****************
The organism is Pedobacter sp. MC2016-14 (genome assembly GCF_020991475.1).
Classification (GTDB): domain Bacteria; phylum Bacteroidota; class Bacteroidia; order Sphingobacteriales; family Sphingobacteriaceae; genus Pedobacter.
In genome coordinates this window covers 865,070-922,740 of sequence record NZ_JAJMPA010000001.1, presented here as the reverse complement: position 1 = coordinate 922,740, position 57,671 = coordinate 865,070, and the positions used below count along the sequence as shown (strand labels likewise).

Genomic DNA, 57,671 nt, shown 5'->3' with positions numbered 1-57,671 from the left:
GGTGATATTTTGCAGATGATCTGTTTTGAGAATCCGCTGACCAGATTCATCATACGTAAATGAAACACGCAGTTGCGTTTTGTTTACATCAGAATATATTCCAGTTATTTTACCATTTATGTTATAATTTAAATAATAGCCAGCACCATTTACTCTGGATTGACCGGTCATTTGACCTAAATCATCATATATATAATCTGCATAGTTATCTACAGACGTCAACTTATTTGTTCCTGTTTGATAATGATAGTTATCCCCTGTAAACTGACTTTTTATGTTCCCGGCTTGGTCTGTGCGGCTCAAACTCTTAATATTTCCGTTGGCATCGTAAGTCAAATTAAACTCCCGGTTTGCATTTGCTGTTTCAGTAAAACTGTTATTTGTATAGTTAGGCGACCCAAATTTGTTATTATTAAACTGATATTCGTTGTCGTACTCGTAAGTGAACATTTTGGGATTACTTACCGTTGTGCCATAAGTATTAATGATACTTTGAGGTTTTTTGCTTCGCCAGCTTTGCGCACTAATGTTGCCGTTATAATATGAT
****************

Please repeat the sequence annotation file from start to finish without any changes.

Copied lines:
The organism is Pedobacter sp. MC2016-14 (genome assembly GCF_020991475.1).
Classification (GTDB): domain Bacteria; phylum Bacteroidota; class Bacteroidia; order Sphingobacteriales; family Sphingobacteriaceae; genus Pedobacter.
In genome coordinates this window covers 865,070-922,740 of sequence record NZ_JAJMPA010000001.1, presented here as the reverse complement: position 1 = coordinate 922,740, position 57,671 = coordinate 865,070, and the positions used below count along the sequence as shown (strand labels likewise).

Genomic DNA, 57,671 nt, shown 5'->3' with positions numbered 1-57,671 from the left:
GGTGATATTTTGCAGATGATCTGTTTTGAGAATCCGCTGACCAGATTCATCATACGTAAATGAAACACGCAGTTGCGTTTTGTTTACATCAGAATATATTCCAGTTATTTTACCATTTATGTTATAATTTAAATAATAGCCAGCACCATTTACTCTGGATTGACCGGTCATTTGACCTAAATCATCATATATATAATCTGCATAGTTATCTACAGACGTCAACTTATTTGTTCCTGTTTGATAATGATAGTTATCCCCTGTAAACTGACTTTTTATGTTCCCGGCTTGGTCTGTGCGGCTCAAACTCTTAATATTTCCGTTGGCATCGTAAGTCAAATTAAACTCCCGGTTTGCATTTGCTGTTTCAGTAAAACTGTTATTTGTATAGTTAGGCGACCCAAATTTGTTATTATTAAACTGATATTCGTTGTCGTACTCGTAAGTGAACATTTTGGGATTACTTACCGTTGTGCCATAAGTATTAATGATACTTTGAGGTTTTTTGCTTCGCCAGCTTTGCGCACTAATGTTGCCGTTATAATATGAT